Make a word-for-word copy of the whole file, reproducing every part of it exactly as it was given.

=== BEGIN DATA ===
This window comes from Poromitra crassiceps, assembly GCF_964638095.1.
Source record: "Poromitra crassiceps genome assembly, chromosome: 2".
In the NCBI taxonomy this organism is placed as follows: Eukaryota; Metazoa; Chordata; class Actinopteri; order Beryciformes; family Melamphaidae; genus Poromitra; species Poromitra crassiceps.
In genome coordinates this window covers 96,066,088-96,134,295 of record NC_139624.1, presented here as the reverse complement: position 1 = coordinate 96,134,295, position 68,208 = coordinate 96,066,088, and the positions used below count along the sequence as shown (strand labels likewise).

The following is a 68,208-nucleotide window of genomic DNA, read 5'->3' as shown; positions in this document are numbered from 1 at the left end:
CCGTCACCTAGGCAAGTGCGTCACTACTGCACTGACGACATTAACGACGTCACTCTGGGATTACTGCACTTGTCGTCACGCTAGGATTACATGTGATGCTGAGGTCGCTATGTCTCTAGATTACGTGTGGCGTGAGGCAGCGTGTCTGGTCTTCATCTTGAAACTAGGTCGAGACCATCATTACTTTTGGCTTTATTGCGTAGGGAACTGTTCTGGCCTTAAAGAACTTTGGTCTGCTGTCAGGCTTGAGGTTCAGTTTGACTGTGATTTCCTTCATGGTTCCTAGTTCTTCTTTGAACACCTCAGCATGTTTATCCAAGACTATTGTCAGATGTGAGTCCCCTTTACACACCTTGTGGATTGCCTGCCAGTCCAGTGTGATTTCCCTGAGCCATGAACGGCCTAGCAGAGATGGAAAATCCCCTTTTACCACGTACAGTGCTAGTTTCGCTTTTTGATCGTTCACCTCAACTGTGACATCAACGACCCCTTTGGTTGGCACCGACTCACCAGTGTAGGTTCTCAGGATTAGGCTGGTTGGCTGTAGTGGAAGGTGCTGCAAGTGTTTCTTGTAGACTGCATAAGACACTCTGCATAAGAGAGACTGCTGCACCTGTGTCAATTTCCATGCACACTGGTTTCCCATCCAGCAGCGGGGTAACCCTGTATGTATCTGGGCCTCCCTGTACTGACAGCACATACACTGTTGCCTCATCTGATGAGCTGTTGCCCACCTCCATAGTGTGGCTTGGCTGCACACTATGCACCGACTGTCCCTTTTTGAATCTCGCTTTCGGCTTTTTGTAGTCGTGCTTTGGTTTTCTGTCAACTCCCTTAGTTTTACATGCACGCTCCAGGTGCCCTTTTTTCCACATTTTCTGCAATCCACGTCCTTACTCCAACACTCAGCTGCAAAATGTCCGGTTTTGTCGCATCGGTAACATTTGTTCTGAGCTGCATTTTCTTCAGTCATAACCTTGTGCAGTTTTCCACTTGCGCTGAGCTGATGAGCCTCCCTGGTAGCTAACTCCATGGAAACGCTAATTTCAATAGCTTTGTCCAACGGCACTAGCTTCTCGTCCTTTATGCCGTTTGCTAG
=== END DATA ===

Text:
This window comes from Poromitra crassiceps, assembly GCF_964638095.1.
Source record: "Poromitra crassiceps genome assembly, chromosome: 2".
In the NCBI taxonomy this organism is placed as follows: Eukaryota; Metazoa; Chordata; class Actinopteri; order Beryciformes; family Melamphaidae; genus Poromitra; species Poromitra crassiceps.
In genome coordinates this window covers 96,066,088-96,134,295 of record NC_139624.1, presented here as the reverse complement: position 1 = coordinate 96,134,295, position 68,208 = coordinate 96,066,088, and the positions used below count along the sequence as shown (strand labels likewise).

The following is a 68,208-nucleotide window of genomic DNA, read 5'->3' as shown; positions in this document are numbered from 1 at the left end:
CCGTCACCTAGGCAAGTGCGTCACTACTGCACTGACGACATTAACGACGTCACTCTGGGATTACTGCACTTGTCGTCACGCTAGGATTACATGTGATGCTGAGGTCGCTATGTCTCTAGATTACGTGTGGCGTGAGGCAGCGTGTCTGGTCTTCATCTTGAAACTAGGTCGAGACCATCATTACTTTTGGCTTTATTGCGTAGGGAACTGTTCTGGCCTTAAAGAACTTTGGTCTGCTGTCAGGCTTGAGGTTCAGTTTGACTGTGATTTCCTTCATGGTTCCTAGTTCTTCTTTGAACACCTCAGCATGTTTATCCAAGACTATTGTCAGATGTGAGTCCCCTTTACACACCTTGTGGATTGCCTGCCAGTCCAGTGTGATTTCCCTGAGCCATGAACGGCCTAGCAGAGATGGAAAATCCCCTTTTACCACGTACAGTGCTAGTTTCGCTTTTTGATCGTTCACCTCAACTGTGACATCAACGACCCCTTTGGTTGGCACCGACTCACCAGTGTAGGTTCTCAGGATTAGGCTGGTTGGCTGTAGTGGAAGGTGCTGCAAGTGTTTCTTGTAGACTGCATAAGACACTCTGCATAAGAGAGACTGCTGCACCTGTGTCAATTTCCATGCACACTGGTTTCCCATCCAGCAGCGGGGTAACCCTGTATGTATCTGGGCCTCCCTGTACTGACAGCACATACACTGTTGCCTCATCTGATGAGCTGTTGCCCACCTCCATAGTGTGGCTTGGCTGCACACTATGCACCGACTGTCCCTTTTTGAATCTCGCTTTCGGCTTTTTGTAGTCGTGCTTTGGTTTTCTGTCAACTCCCTTAGTTTTACATGCACGCTCCAGGTGCCCTTTTTTCCACATTTTCTGCAATCCACGTCCTTACTCCAACACTCAGCTGCAAAATGTCCGGTTTTGTCGCATCGGTAACATTTGTTCTGAGCTGCATTTTCTTCAGTCATAACCTTGTGCAGTTTTCCACTTGCGCTGAGCTGATGAGCCTCCCTGGTAGCTAACTCCATGGAAACGCTAATTTCAATAGCTTTGTCCAACGGCACTAGCTTCTCGTCCTTTATGCCGTTTGCTAG